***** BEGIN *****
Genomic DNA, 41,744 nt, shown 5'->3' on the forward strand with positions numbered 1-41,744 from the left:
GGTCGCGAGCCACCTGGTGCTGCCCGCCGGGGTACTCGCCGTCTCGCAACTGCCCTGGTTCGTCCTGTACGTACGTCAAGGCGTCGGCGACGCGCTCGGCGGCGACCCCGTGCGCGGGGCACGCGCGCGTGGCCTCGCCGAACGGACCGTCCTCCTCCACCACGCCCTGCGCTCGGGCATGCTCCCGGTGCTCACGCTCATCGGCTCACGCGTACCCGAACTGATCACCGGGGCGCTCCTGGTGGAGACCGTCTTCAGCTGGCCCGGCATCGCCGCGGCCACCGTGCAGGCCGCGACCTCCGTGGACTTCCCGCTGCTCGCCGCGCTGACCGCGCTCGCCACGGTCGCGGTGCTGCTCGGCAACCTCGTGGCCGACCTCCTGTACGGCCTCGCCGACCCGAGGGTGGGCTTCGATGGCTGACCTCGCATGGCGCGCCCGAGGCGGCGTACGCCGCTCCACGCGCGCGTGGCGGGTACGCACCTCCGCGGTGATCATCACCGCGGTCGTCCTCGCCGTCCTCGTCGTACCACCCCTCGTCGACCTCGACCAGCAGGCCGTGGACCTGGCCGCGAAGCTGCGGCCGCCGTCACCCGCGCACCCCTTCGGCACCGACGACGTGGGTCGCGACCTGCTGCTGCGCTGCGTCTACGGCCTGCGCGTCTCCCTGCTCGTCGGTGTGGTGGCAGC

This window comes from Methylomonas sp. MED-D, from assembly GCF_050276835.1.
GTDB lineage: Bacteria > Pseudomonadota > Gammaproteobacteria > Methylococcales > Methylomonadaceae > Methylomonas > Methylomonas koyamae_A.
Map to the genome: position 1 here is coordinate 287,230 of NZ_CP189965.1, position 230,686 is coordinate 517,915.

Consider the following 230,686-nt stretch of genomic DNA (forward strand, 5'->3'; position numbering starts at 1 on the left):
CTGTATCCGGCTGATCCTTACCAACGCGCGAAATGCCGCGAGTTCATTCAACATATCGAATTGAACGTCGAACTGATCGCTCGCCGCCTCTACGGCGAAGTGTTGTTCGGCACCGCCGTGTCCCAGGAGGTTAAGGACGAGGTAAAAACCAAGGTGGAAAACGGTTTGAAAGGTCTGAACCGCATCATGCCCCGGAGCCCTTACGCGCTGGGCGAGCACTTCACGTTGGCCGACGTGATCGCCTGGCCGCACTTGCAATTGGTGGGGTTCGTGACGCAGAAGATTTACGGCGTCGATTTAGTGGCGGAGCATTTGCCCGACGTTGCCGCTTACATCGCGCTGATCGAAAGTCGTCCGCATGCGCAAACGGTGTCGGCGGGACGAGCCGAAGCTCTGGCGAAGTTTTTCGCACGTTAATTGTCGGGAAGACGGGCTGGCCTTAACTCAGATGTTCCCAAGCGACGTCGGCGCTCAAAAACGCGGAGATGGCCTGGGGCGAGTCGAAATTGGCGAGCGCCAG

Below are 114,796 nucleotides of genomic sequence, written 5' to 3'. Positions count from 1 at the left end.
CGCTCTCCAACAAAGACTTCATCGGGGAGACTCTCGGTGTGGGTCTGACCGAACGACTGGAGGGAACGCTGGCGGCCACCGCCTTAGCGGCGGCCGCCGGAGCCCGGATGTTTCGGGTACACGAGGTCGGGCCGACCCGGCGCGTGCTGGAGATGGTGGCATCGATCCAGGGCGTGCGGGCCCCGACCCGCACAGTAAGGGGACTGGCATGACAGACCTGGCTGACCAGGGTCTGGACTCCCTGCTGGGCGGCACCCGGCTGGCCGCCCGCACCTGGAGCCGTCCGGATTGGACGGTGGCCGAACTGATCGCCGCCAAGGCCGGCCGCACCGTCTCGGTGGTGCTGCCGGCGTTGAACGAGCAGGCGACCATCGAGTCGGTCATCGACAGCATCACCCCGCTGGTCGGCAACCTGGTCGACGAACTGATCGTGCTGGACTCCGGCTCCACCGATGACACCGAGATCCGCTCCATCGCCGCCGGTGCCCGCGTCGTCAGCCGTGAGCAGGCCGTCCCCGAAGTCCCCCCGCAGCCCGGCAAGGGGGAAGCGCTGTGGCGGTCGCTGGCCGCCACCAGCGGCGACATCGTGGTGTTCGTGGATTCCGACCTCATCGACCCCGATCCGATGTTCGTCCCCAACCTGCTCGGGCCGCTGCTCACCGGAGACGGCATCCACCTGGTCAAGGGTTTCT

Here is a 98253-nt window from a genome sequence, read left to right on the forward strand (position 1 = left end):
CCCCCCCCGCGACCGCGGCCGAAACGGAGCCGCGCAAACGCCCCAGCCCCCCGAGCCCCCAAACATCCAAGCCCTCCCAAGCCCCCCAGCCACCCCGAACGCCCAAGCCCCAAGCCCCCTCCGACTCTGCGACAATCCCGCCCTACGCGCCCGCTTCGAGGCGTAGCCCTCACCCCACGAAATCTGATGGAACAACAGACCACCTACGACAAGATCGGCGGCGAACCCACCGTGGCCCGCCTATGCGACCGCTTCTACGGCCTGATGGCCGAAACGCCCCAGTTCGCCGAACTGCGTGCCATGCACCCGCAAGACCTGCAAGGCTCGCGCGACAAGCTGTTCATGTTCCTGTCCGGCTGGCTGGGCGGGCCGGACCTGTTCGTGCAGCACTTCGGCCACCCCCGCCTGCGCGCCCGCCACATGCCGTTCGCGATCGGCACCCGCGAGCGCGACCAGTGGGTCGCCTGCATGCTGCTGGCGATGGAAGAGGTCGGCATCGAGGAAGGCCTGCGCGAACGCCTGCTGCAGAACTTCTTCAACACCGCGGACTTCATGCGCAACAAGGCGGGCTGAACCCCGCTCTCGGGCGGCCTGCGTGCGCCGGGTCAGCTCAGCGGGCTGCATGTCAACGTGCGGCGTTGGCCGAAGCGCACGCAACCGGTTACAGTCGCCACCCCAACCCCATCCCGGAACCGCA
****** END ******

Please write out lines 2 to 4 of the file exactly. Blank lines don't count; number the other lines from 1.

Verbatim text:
GGTCGCGAGCCACCTGGTGCTGCCCGCCGGGGTACTCGCCGTCTCGCAACTGCCCTGGTTCGTCCTGTACGTACGTCAAGGCGTCGGCGACGCGCTCGGCGGCGACCCCGTGCGCGGGGCACGCGCGCGTGGCCTCGCCGAACGGACCGTCCTCCTCCACCACGCCCTGCGCTCGGGCATGCTCCCGGTGCTCACGCTCATCGGCTCACGCGTACCCGAACTGATCACCGGGGCGCTCCTGGTGGAGACCGTCTTCAGCTGGCCCGGCATCGCCGCGGCCACCGTGCAGGCCGCGACCTCCGTGGACTTCCCGCTGCTCGCCGCGCTGACCGCGCTCGCCACGGTCGCGGTGCTGCTCGGCAACCTCGTGGCCGACCTCCTGTACGGCCTCGCCGACCCGAGGGTGGGCTTCGATGGCTGACCTCGCATGGCGCGCCCGAGGCGGCGTACGCCGCTCCACGCGCGCGTGGCGGGTACGCACCTCCGCGGTGATCATCACCGCGGTCGTCCTCGCCGTCCTCGTCGTACCACCCCTCGTCGACCTCGACCAGCAGGCCGTGGACCTGGCCGCGAAGCTGCGGCCGCCGTCACCCGCGCACCCCTTCGGCACCGACGACGTGGGTCGCGACCTGCTGCTGCGCTGCGTCTACGGCCTGCGCGTCTCCCTGCTCGTCGGTGTGGTGGCAGC

This window comes from Methylomonas sp. MED-D, from assembly GCF_050276835.1.
GTDB lineage: Bacteria > Pseudomonadota > Gammaproteobacteria > Methylococcales > Methylomonadaceae > Methylomonas > Methylomonas koyamae_A.